Results from the Dutch CAVA (CAtheter Versus Anticoagulation Alone for Acute Primary Ilio-Femoral DVT) trial are currently awaited. It assesses whether CDT therapy for the treatment of iliofemoral deep venous thrombosis (IFDVT) can reduce postthrombotic morbidity. The study population includes all consecutive patients with IFDVT presenting at centers enrolled in the trial. The incidence of PTS at one year and quality of life will be assessed at follow-up. Major bleeding during AC therapy, thrombosis recurrence, venous patency, and percentage of clot lysis after the thrombolytic procedure will be determined [77].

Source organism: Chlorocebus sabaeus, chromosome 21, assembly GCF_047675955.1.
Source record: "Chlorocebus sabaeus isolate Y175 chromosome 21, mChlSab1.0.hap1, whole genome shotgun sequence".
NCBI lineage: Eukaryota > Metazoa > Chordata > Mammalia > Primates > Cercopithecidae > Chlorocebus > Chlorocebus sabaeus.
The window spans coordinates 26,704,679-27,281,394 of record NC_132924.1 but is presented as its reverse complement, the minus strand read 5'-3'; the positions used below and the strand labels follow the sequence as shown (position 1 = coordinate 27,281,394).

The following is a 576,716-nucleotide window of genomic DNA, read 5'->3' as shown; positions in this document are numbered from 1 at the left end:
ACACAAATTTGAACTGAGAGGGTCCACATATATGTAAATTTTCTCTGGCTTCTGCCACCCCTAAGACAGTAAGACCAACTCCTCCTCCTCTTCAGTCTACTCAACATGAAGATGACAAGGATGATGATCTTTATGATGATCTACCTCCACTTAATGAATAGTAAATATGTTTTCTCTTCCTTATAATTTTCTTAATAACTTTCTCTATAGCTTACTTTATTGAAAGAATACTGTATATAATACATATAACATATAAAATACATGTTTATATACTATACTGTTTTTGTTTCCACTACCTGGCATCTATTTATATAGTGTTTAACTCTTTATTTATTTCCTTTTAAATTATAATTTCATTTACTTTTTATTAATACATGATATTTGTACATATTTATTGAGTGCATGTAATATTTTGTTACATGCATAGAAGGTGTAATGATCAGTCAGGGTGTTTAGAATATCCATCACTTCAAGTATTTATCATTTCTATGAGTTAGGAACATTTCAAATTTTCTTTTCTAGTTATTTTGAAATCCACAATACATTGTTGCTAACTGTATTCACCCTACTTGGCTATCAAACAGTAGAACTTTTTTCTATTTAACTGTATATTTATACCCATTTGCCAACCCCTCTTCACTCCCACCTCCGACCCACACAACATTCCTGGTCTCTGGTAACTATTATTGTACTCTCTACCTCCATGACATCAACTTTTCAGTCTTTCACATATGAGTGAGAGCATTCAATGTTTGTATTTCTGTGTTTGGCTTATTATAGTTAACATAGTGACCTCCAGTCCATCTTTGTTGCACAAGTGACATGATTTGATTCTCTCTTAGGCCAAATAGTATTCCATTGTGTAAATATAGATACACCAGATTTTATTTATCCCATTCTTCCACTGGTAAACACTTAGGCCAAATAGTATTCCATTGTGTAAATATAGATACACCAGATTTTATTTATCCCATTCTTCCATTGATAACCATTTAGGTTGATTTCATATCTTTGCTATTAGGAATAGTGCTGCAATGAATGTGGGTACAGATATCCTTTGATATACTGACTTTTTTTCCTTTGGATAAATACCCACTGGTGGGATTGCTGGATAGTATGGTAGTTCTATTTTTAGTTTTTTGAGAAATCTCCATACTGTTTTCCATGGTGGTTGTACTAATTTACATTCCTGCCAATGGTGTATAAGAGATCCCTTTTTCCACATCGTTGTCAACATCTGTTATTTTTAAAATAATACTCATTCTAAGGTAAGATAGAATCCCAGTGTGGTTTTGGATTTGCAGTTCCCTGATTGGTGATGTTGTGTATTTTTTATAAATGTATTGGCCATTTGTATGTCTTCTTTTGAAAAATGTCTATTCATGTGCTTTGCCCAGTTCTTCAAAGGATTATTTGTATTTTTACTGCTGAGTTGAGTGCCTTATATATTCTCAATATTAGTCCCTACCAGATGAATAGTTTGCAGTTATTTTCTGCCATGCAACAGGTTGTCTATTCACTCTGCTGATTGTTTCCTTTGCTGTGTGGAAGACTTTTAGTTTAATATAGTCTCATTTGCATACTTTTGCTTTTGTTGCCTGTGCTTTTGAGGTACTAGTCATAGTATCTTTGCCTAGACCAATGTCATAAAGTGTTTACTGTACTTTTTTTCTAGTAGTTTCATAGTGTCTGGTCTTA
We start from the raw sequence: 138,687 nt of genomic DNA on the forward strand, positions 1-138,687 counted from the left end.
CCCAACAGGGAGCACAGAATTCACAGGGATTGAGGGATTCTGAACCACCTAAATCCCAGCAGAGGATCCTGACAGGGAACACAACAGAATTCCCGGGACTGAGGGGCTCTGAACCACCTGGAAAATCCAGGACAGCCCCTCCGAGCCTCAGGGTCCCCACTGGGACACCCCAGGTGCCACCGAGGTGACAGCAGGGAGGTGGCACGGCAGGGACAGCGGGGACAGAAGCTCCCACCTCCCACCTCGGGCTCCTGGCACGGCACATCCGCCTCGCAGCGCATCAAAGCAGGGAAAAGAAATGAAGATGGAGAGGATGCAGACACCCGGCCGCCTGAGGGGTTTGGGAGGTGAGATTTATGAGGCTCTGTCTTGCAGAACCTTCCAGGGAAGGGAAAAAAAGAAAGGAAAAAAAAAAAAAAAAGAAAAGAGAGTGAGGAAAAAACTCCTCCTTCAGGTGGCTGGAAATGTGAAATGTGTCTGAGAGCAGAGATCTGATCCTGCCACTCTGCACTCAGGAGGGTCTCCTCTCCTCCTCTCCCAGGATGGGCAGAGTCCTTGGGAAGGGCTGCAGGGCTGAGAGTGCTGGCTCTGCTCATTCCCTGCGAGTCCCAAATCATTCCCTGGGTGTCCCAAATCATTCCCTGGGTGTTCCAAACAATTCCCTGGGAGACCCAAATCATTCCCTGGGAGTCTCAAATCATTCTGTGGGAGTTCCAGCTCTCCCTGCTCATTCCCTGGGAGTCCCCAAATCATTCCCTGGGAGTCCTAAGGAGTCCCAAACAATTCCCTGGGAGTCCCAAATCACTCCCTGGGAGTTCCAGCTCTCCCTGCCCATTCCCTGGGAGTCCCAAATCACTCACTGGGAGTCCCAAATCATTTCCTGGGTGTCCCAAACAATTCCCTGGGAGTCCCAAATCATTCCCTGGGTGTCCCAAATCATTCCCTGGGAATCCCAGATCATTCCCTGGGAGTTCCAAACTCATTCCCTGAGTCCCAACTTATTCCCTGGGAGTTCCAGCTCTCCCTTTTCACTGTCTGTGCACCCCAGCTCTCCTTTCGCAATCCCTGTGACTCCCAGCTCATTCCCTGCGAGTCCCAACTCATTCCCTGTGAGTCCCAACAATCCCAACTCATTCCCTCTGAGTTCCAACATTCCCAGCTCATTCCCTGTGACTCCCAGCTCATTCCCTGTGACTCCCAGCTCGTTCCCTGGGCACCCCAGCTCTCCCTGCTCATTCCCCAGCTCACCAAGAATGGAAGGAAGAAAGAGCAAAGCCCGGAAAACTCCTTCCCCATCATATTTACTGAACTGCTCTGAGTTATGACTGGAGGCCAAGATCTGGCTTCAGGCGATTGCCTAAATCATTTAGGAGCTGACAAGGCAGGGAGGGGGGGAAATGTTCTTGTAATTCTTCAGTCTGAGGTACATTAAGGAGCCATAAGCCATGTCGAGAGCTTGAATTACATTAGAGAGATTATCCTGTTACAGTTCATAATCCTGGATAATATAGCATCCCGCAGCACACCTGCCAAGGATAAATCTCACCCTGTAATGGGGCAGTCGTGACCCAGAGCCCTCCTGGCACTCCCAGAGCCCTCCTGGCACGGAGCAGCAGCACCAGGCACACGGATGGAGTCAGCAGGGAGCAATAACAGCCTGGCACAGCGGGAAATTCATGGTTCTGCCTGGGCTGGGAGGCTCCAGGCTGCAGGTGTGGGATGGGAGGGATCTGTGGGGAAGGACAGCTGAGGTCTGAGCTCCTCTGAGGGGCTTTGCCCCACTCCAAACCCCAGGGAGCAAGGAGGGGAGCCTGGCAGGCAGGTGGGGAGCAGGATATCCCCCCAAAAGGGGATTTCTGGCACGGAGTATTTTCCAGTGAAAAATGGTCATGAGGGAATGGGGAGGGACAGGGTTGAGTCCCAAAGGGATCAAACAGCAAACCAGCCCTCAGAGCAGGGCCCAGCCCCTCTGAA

Another prospective, multicenter, randomized controlled study devised with funding from the National Institutes of Health is currently underway. This ongoing study which compares PMT with tPA and anticoagulation to optimal anticoagulation monotherapy in the management of acute DVT has recently completed its intake of patients. Outcomes include technical success, QOL, Villalta scale, Venous Clinical Severity Score, VTE symptoms/recurrence, major bleeding, PE, and death. Patients will be assessed every six months during a 2-year follow-up period. The Acute venous Thrombosis: Thrombus Removal with Adjunctive Catheter-directed Thrombolysis (ATTRACT) trial will help manifest CDT therapies as standard first-line medical practice in a subset of patients with acute symptomatic proximal DVT if it corroborates what many previous studies have thus far suggested [10, 11, 55].